Statistics by the research initiative indicate that while the rural populations living around the lake are big and fast-increasing, they are also of people whose incomes are estimated to lie within the ranges of $90-270 per capita per year.

Basing on the statistics LVRI reckons that the high incidence of poverty makes the big and fast-growing populations even more dangerous as they end up unable to use the resources in a responsible way, but rather act in desperation in a bid to survive.


Overcrowded places like slums put pressure on the natural
resources
                    

 

What local leaders say

Talking of how population pressure is depleting resources, the Buvuma district LC V Chairman Adrian Ddungu says: “When it is fishing, the big population has to fight over the already dwindled fish stocks in the lake, even depleting them further.

They use uncouth methods like seines, which kill even the young fish. Where it is agriculture, the big populations simply have to encroach on forest reserves or reclaim shores because the ideal land for farming is not enough for them.

For timber-sawing and charcoal-burning, they end up felling any tree that can avail timber/ wood.

These people are not educated, people in areas with bad service delivery, who at the end of the day are extremely desperate to find a means of livelihood.”

The Lake Victoria Environmental Management Programme (LVEMP) points out other resulting problems such as declining water quality and industrial pollution as effects of a big population around the Lake.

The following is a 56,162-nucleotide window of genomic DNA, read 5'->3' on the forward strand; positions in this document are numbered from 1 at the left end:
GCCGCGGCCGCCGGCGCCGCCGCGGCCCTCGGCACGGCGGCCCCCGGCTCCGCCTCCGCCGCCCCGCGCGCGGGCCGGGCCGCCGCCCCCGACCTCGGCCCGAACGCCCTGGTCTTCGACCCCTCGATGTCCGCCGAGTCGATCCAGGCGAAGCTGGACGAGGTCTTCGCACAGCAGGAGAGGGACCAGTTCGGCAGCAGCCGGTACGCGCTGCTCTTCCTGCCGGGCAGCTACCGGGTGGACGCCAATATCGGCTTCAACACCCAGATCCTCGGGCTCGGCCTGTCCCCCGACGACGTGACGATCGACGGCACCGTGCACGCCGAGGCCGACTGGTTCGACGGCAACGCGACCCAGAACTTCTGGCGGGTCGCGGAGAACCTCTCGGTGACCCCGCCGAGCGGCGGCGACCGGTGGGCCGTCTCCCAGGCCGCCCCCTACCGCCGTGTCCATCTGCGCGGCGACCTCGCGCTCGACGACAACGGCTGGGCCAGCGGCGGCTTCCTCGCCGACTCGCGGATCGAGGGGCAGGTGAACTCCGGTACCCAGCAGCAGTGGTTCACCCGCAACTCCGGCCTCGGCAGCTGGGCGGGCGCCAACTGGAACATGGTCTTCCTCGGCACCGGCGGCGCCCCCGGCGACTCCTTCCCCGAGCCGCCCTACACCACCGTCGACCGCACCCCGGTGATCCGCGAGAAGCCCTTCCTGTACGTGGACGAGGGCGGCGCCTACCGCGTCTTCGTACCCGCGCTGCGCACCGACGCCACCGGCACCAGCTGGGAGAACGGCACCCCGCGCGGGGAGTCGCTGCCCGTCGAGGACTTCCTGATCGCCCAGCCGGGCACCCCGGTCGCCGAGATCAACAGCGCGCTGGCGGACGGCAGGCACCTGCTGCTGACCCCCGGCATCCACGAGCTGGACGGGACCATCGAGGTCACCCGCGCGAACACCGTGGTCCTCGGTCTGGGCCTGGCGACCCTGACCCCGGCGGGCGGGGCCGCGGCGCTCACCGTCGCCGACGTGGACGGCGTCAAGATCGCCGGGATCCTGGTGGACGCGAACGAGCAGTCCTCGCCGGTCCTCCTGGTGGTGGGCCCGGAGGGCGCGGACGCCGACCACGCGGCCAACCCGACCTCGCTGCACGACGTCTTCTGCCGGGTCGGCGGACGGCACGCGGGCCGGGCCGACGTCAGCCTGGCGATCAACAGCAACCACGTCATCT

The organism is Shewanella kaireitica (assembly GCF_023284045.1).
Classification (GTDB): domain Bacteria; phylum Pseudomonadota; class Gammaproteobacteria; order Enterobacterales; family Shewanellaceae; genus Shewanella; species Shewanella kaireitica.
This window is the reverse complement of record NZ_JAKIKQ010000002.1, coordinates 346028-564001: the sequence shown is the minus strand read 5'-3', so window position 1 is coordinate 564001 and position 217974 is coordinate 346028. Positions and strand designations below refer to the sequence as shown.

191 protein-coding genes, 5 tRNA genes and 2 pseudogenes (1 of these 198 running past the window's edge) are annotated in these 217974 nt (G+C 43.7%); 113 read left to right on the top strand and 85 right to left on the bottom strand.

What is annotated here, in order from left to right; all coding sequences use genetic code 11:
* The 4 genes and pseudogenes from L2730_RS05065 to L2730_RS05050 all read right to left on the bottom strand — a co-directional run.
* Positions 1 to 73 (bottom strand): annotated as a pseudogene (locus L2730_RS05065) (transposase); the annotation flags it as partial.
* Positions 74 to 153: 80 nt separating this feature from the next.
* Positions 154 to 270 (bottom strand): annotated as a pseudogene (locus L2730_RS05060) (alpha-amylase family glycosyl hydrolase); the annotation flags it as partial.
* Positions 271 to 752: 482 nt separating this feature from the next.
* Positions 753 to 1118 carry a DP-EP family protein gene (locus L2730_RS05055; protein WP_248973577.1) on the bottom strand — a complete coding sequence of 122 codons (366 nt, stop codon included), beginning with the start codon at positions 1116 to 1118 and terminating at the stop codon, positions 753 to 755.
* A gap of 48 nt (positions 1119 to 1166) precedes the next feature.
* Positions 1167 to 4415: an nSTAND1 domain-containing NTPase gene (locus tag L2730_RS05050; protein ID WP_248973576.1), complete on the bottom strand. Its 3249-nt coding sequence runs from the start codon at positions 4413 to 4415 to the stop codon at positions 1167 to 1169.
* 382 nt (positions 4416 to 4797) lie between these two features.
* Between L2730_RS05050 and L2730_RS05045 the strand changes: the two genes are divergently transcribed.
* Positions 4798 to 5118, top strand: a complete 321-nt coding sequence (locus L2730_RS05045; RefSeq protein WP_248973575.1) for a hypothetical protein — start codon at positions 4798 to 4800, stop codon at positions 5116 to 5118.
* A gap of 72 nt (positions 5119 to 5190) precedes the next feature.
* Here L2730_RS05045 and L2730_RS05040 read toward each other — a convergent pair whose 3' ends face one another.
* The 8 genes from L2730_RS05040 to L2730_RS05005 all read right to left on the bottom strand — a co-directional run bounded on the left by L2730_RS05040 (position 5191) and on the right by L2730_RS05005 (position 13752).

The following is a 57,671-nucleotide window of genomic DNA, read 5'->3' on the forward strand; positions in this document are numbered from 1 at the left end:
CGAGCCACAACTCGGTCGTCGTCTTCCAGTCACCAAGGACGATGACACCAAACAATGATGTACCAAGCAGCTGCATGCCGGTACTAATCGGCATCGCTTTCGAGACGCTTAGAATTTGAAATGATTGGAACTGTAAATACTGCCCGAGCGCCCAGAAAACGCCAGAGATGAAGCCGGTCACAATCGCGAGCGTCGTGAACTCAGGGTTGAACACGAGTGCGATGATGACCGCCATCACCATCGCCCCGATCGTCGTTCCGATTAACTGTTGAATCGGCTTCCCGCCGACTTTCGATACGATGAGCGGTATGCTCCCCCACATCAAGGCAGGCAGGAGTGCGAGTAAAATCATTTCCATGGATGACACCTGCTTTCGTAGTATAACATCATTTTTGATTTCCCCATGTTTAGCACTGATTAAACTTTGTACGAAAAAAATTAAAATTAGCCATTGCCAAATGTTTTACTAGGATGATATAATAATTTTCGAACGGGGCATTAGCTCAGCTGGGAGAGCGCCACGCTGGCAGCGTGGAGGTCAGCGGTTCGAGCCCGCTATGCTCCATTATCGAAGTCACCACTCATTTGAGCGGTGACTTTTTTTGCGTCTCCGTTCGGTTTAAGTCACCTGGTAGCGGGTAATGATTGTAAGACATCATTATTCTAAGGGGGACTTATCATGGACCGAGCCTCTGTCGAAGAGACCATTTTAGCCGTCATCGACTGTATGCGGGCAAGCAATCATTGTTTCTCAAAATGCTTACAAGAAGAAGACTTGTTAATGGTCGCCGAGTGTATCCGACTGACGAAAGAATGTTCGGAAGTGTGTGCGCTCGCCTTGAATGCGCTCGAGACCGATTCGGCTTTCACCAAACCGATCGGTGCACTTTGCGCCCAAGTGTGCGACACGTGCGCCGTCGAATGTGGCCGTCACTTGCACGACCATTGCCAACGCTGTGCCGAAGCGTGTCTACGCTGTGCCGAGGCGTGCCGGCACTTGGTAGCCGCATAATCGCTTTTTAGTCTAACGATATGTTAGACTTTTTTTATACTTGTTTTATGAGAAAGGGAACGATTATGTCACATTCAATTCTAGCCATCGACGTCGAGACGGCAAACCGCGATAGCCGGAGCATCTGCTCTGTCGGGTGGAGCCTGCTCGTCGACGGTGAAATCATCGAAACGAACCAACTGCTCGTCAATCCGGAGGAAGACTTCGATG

Efforts to address the problem still wanting


Ibrahim Sebere, a local leader on Lubya Island, who works with the Ministry of Fisheries a proper fishing monitor in Buvuma, reckons that the efforts to address the problem of population explosion on the lake are far from the level where they can go some way in saving the lake.

Sebere decries two problems he says have caused the population explosion –the almost uncontrolled movement of people among the islands as well as the high birth rates among the island and shoreline communities as a problem that needs to be addressed urgently.

“Unless the Government comes up with a deliberate plan to check the free-growing population rise in the lake, every other effort to save the lake is not going to have any lasting impact,” Sebere says.

“They need to control movement of people onto the shores and islands, and the birth rates around have to be checked too.”

In December 2011, Pathfinder International, an NGO announced the only programme so far aiming at controlling population growth around the lake.

At a Family Planning conference in Senegal, Pathfinder International announced its Population, Health and Environment (PHE) programme, with the aim of increasing access to family planning and sexual/reproductive health services among communities on the Lake to curb biodiversity/ecosystem degradation and resource depletion.

Currently the program is finalising development of scalable approaches that can be adopted by communities, local governments, and national governments to that purpose, but even then it remains just a small entity taking on a very Herculean task.

However Pathfinder itself reckons that unless the population explosion facing the lake is checked, by the year 2050 land and water degradation on the lake will have brought it to a point where it will no longer be able to support the basin’s big population.